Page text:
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I love The Economist, but as most readers can attest it has gone into a very ‘eeyorish’ mood since Brexit and the Trump election win. In this mood, it has just published its annual supplement on the outlook for the year ahead, and leads off the business section with gloomy long-term projections on the impact of GDPR on European business.
The article quotes Christopher Kuner of the Free University in Brussels: “[It is] the most complex piece of legislation the EU has ever produced.” It’s an ill wind…Mr Kuner is apparently hard at work producing a 2,000-page commentary on the regulation with the help of 20 collaborators.
The Economist does usefully point to some negative unintended consequences of GDPR – especially around the Internet of Things. It will be more difficult, for example, to aggregate data from motorists or bank customers to support road safety and fraud prevention measures. But, of course, it is not GDPR alone that is highlighting the trade-off between individual privacy and public advantage. In the US, the Supreme Court is deliberating the extent to which police access to mobile records contravenes the 4th amendment on privacy. It looks from the oral arguments and questions that both liberals and conservative justices will rule against the government’s opinion that the public can reasonably expect police access to all telecommunications data.
Back in the world of marketing, here’s how to ensure the mist around GDPR lifts:
Most organisations are to a greater or lesser extent coming to grips with the implications. I have spoken to many practitioners in the last few weeks, and here are 5 steps to bear in mind that will ease the path to full compliance.
- Don’t get in the weeds too soon. Establish your core strategy and approach, based on sound decisions before you begin to execute a plan.
It always helps to identify the key decisions you have to make and then develop a plan accordingly. For most marketers, this will revolve around the question of consent. Legitimate interest, unambiguous consent, or a mix depending on the data asset? Any confusion around these decisions will lead to a horrible mix of objectives. These are ‘or’ choices – a bit of this and a bit of that will not work. (So you can’t decide on opt-in then move to legitimate interest for records you are unable to opt-in within the same data group. It destroys the legitimacy of both.)
- Make sure the plan is realistic. The plan has to be realistic in two senses:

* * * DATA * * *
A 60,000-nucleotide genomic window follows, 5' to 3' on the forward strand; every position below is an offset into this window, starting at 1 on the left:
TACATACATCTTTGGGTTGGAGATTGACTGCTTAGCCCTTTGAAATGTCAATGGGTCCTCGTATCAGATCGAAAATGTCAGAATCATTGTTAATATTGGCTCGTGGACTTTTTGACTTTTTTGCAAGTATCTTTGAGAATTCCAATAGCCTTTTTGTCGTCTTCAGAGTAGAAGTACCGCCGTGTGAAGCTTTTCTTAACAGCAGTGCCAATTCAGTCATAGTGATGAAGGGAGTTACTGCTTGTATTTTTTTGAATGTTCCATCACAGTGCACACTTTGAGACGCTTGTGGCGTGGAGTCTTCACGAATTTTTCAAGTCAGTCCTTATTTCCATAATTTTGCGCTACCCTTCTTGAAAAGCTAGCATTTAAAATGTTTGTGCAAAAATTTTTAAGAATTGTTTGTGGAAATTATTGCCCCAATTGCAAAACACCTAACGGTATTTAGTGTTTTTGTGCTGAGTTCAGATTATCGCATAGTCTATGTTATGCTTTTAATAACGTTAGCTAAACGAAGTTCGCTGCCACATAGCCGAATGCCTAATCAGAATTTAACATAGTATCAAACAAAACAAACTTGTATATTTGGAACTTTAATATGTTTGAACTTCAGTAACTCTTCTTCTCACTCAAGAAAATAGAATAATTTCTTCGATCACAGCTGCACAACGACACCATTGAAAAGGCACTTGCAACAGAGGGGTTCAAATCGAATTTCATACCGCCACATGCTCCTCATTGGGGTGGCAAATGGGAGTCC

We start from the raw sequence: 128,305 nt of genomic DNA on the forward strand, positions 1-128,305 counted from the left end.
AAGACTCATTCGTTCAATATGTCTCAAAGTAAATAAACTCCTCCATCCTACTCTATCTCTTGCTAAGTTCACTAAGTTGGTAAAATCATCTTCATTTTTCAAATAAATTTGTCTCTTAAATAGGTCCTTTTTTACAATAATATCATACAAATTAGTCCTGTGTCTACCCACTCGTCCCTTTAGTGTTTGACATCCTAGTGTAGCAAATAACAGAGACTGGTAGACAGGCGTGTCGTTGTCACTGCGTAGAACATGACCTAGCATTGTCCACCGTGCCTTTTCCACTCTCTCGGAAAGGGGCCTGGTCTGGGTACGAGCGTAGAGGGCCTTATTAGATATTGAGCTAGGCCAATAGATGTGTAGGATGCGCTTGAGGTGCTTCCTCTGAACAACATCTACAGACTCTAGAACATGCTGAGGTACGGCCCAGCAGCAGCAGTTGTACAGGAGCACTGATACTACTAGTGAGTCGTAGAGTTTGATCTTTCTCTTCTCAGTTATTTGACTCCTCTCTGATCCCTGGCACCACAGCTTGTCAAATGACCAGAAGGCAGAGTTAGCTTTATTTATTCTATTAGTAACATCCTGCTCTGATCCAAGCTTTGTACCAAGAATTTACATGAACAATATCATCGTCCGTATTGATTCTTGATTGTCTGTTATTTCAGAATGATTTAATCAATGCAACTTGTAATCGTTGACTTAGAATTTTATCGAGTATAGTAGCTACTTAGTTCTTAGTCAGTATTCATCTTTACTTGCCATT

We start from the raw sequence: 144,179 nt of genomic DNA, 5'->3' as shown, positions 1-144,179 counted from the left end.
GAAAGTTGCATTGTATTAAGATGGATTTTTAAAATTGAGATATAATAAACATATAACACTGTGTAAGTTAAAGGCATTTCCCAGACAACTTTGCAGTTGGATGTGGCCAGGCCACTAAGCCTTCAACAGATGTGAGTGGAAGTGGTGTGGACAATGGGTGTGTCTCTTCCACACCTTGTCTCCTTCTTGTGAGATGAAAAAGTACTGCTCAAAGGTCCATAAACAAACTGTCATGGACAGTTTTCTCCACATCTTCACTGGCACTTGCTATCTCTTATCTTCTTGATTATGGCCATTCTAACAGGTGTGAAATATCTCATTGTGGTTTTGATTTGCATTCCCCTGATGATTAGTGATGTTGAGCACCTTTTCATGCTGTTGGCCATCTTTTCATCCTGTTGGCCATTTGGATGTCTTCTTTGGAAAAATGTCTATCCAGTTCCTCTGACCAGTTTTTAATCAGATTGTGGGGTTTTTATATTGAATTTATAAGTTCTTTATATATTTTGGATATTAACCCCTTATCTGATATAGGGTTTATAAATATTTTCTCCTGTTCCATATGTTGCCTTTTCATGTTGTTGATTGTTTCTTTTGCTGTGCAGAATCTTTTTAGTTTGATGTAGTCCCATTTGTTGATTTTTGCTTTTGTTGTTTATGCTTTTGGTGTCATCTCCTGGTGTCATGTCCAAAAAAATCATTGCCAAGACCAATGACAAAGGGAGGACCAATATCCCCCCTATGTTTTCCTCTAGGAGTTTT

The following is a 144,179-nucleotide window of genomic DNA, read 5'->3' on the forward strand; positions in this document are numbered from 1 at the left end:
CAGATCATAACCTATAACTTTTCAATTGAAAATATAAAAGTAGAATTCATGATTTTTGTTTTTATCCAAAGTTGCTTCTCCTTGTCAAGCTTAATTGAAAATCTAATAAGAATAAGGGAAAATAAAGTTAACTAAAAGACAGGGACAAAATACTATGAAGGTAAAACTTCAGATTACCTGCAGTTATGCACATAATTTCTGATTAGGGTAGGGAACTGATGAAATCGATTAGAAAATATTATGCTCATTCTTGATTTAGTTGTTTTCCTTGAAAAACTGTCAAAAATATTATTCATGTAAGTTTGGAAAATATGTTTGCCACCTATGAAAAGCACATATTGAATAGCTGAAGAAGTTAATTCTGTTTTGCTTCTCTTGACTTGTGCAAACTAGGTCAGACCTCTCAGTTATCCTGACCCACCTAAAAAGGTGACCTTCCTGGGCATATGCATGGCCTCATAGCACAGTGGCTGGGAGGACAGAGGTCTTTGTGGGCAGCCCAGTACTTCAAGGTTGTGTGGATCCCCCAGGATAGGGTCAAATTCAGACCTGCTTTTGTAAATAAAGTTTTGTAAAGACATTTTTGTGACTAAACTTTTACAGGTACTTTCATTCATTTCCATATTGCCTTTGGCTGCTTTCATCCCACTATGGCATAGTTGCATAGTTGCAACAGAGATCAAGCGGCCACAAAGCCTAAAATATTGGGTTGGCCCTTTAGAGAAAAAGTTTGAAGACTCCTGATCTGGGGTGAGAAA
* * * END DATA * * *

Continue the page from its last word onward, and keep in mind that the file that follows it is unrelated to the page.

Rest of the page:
- You must be able to achieve it and so it must be correctly funded, resourced and executed. Do not be over-optimistic about how many opt-ins you will receive, for example, if you are not prepared to invest in obtaining them
- The plan must align with the requirements of the regulation – and so at this point you must get into the small print to align process and technology
For those of you with a calendar financial year, now is an especially good time to make sure your budgets are lined up. Don’t be shy of asking for more if you can justify it – impending legislation is always a good lever!
- GDPR is a supply chain effort.
One of the most common misconceptions of GDPR is that only the data controller has to be compliant – particularly when it applies to 3rd party data – and that somehow compliance is transferable or passed on. But no-one can ‘grandfather’ compliance to another organisation. If you were a chemical company manufacturing toxic materials wouldn’t you want your transport company to be equally compliant with health and safety legislation? The same goes for GDPR. Make sure that everyone from whom you accept or deliver data is aligned.
- Log and note.
It has been encouraging to see best practices develop among practitioners. Several of the companies I have spoken to are making a point of logging conversations with their data partners so there are no mis-steps in compliance and they are happy with their approach. These calls and meetings are best logged so everyone is clear on expectations. But apart from the due diligence aspect, many are welcoming the opportunity to share experiences on the GDPR journey.
The Economist concludes: ‘If Y2K was a damp squid, the GDPR promises fireworks.’ This is a comparison with the much-feared millennium bug back in 2000. But let us hope that 2018 will be fireworks-free!
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